Debbie Key

Debbie Key

Master of Human Resource Management

Current position
Success BOX Founder and Chief Learning Officer

How Monash - and Dr Who - inspired quest to explore AI

Monash Business School alumna Debbie Key credits her passion for exploring uncharted technological territory with a long-running TV show’s adventurous central character.

“Dr Who really opened me up to the world - they taught me to be curious, to dig deeper and to embrace the unknown,” the self-confessed fan-girl said. “I don’t think I’d be where I am today, if not for the show.”

Today Ms Key is Founder and Chief Learning Officer of organisational learning and development consultancy Success BOX. As part of her role, she harnesses the latest technology, such as Artificial Intelligence (AI) conversation workshops, to enhance her clients' learning experience and engagement.

Ms Key says her enthusiasm for AI was first ignited while she was earning her Master’s degree at Monash Business School.

“We were doing a unit about technology in the classroom, and my lecturer showed us a program where you could hold a mobile phone against a tree to find out how old it was, how much it was growing, even what diseases it had,” she said.

“I walked away from that class thinking, ‘This is amazing - I have got to get into that space’.”

Empowering others to embrace change

Ms Key recently returned to her old stomping ground – in a virtual sense - to deliver a Monash Business School Alumni Seminar on ChatGPT.

“As a tool, ChatGPT is an amazing resource that can empower individuals and businesses to save time and boost productivity,” she told a 200-plus international crowd of Monash graduates. “In the past, we had to go to the library, photocopy something, and bring it home. We don’t have to do that anymore.”

Ms Key warned those who failed to embrace the technology were in danger of being left behind. “It’s going to be part of our lives going forward, and it’s important to get a grasp of it so that you are on the journey and can stay at the cutting edge of innovation,” she said.

“So, embrace it - get curious.”

Are robots going to take over the world?

Ms Key is quick to debunk the idea that humanity is on the cusp of a robot apocalypse. “Absolutely not - the Daleks are not coming for us,” she said. “People will not be replaced by AI. What they will be replaced by is other people who can use this technology to their advantage.”

She said many current misconceptions around AI come from an unfounded fear of the unknown. “What many people don’t realise is that we are already using AI technology constantly in our daily lives,” she said. “The simplest tasks we take for granted, like Google Assist, Siri, GPS, are all based on AI, we just don’t recognise it.”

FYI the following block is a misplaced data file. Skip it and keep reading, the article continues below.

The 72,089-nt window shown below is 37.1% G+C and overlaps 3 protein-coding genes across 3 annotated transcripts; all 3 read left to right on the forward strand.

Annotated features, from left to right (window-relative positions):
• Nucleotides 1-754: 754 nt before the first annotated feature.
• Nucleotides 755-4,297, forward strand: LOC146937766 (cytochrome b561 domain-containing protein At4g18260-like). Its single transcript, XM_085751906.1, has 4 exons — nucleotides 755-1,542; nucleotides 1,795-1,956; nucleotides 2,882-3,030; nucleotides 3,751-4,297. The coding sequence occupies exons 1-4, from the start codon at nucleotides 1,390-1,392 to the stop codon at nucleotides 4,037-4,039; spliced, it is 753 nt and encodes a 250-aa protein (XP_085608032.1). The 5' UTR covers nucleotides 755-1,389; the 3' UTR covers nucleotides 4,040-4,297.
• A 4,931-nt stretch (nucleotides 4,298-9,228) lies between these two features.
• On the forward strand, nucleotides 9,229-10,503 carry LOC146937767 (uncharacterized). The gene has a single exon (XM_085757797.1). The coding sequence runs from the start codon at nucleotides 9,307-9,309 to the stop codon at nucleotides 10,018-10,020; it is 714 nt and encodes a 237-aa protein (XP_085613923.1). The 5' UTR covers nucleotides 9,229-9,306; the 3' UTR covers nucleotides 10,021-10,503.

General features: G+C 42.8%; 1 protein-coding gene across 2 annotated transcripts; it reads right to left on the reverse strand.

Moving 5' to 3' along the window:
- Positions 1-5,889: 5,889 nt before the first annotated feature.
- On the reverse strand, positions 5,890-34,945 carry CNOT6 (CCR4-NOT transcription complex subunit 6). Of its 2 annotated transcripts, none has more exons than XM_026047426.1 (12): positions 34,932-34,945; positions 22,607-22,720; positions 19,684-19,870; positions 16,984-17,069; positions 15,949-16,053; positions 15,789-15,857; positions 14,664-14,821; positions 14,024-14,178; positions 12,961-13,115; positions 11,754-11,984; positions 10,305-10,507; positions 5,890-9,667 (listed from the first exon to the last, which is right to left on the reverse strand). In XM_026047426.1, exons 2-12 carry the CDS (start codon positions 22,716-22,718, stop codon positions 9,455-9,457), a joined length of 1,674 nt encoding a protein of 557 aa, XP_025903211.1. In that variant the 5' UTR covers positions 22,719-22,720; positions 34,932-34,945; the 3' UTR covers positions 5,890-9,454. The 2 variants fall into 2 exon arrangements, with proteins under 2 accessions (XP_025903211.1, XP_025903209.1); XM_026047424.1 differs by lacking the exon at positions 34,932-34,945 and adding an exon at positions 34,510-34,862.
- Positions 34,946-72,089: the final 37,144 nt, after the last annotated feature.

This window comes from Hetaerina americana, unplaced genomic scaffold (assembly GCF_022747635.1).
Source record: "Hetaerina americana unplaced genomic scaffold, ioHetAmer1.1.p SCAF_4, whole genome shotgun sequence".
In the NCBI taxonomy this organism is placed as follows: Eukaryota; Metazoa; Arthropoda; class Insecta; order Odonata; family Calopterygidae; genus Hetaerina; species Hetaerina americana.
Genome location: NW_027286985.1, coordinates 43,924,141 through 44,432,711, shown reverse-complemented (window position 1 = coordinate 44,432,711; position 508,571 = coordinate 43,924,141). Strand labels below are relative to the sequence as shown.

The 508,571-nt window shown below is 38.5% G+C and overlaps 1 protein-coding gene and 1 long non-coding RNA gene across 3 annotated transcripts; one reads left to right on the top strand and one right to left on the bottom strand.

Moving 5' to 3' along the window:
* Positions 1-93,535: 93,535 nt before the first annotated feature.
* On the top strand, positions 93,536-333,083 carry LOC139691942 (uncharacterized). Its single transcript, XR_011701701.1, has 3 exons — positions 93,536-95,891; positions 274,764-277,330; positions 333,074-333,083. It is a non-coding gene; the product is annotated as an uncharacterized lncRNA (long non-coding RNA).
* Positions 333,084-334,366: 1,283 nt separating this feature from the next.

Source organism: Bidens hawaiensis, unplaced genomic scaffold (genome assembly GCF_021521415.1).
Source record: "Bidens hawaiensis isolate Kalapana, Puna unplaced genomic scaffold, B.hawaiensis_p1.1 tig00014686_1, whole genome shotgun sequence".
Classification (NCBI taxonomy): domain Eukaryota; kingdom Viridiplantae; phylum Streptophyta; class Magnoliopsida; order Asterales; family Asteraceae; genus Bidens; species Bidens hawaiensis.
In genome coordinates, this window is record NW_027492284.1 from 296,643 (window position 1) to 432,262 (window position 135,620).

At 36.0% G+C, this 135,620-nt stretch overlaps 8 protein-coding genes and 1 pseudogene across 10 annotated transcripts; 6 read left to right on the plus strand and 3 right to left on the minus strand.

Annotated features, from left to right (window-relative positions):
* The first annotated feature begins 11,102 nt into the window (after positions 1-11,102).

Ethical quandaries along the way

That’s not to say there aren’t ethical questions ahead, Ms Key said. “Many of the questions we are facing today are much like those we faced during the Industrial Revolution,” she said.

“AI has the capacity to be a very similar disruptor to society, to how we operate and work.”

She said it’s important to remember tools such as ChatGPT do not possess human consciousness. “Just because it’s having a conversation with you doesn’t mean it’s a real person,” she said. “It doesn’t have feelings, there is no intention. It is a machine, not an entity.”

Ms Key said generative tools such as ChatGPT had the potential to augment human capability, but not to replace human judgement. “Human oversight is essential, you have to take that responsibility,” she said.

“You must review accuracy and relevancy, because at the end of the day, if you are putting your name to something, you want to make sure it sounds like you and that you can verify the information.”

"It’s an exciting time to be alive"

Ms Key believes in the future, tools like ChatGPT will become even more integrated into our lives. “How we do things, and where we do them, are going to change phenomenally,” she said. “If only I could jump in the Tardis and see where we are in 20 years - it’s an exciting time to be alive!”

She said the real challenge might be remembering we are still in control. “We’ll always need human connection and relationships,” she said. “But I believe we’ve got to work with AI - and make it work for us in the future.”

As for her own future, Ms Key hopes it’s one where she can indulge her insatiable thirst for knowledge. “In the future, I want to stay curious, keep exploring new things and continuously share my experiences with others on a global scale,” she said.